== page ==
Parents: More Than Checkbooks and Chauffeurs

Brad M. Griffin | May 18, 2009

This curriculum sample is taken from Deep Justice Journeys: 50 Activities to Move from Mission Trips to Missional Living, co-authored by Kara Powell and Brad Griffin and released May 2009 through Youth Specialties.

If you’re like most of us in youth ministry, where do you turn when you need money to fund your service events? Your students’ parents.

Who do you assume will transport your students to and from your justice work? Their parents.

While it’s great to have the financial backing of your students’ families, and we all love those families that let us borrow their big SUVs for service events, deeper justice will come only when we view parents as more than just checkbooks and chauffeurs.

One of the best ways to partner with parents in deeper justice is to empower them through good communication. Let’s take some time to think about how we can most effectively engage with parents BEFORE, DURING, and AFTER a mission experience…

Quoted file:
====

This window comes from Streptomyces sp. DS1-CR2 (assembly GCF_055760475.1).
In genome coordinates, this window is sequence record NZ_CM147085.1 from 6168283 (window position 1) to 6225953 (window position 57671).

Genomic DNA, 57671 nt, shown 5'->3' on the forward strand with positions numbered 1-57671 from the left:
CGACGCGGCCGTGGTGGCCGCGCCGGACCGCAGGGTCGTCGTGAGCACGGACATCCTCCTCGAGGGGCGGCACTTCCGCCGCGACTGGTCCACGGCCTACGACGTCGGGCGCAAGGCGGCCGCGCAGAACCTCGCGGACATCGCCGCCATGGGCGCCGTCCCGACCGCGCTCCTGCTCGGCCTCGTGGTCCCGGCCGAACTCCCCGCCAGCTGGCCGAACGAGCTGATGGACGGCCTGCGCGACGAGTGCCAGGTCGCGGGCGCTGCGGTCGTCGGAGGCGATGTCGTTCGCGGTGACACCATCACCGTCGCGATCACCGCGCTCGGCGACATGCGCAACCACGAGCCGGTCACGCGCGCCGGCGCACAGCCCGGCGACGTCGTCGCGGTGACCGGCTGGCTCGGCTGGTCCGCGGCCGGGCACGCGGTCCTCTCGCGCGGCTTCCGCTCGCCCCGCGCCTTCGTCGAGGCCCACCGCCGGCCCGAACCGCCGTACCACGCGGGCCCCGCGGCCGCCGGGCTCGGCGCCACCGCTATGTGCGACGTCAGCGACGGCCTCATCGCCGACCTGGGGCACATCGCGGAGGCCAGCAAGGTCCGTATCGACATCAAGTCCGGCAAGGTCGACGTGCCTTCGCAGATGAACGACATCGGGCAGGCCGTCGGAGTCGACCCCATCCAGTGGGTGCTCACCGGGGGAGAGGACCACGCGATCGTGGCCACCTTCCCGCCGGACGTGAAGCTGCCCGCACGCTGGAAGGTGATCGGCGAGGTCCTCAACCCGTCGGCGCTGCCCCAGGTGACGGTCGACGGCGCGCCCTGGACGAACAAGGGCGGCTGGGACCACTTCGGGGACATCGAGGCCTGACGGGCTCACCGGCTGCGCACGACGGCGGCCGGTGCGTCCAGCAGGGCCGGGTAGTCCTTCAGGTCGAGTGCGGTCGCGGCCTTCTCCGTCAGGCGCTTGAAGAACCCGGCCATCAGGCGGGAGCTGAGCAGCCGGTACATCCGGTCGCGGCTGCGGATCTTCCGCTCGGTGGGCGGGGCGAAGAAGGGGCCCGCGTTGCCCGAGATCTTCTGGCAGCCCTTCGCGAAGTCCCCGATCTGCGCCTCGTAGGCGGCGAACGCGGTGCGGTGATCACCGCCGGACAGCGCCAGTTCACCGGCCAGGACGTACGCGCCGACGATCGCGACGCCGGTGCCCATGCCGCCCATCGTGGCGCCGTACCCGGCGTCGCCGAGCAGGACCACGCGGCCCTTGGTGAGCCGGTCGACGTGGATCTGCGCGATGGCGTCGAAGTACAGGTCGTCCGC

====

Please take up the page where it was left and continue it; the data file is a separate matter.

Before: The Pre-service Parent Meeting

We encourage you to schedule a 90-minute meeting with students and their parents near the very start of your pre-service events and training meetings. Make sure you set a warm and friendly tone by arranging your chairs in a circle and offering adult snacks (meaning more than a bag of crushed tortilla chips and some stale M&Ms).

There will invariably be students whose parents cannot (or don’t want to) come. Please let these students know they are welcome to invite another adult, and if that doesn’t work out, you can play the part of their parent for the evening.

At some point in this meeting, make sure you provide a thorough description of your work’s logistics, including:

  • Why you chose this place for your service
  • Your partners (any agencies or churches with whom you’re working)
  • What you’ll actually be doing during your justice work
  • Food and lodging arrangements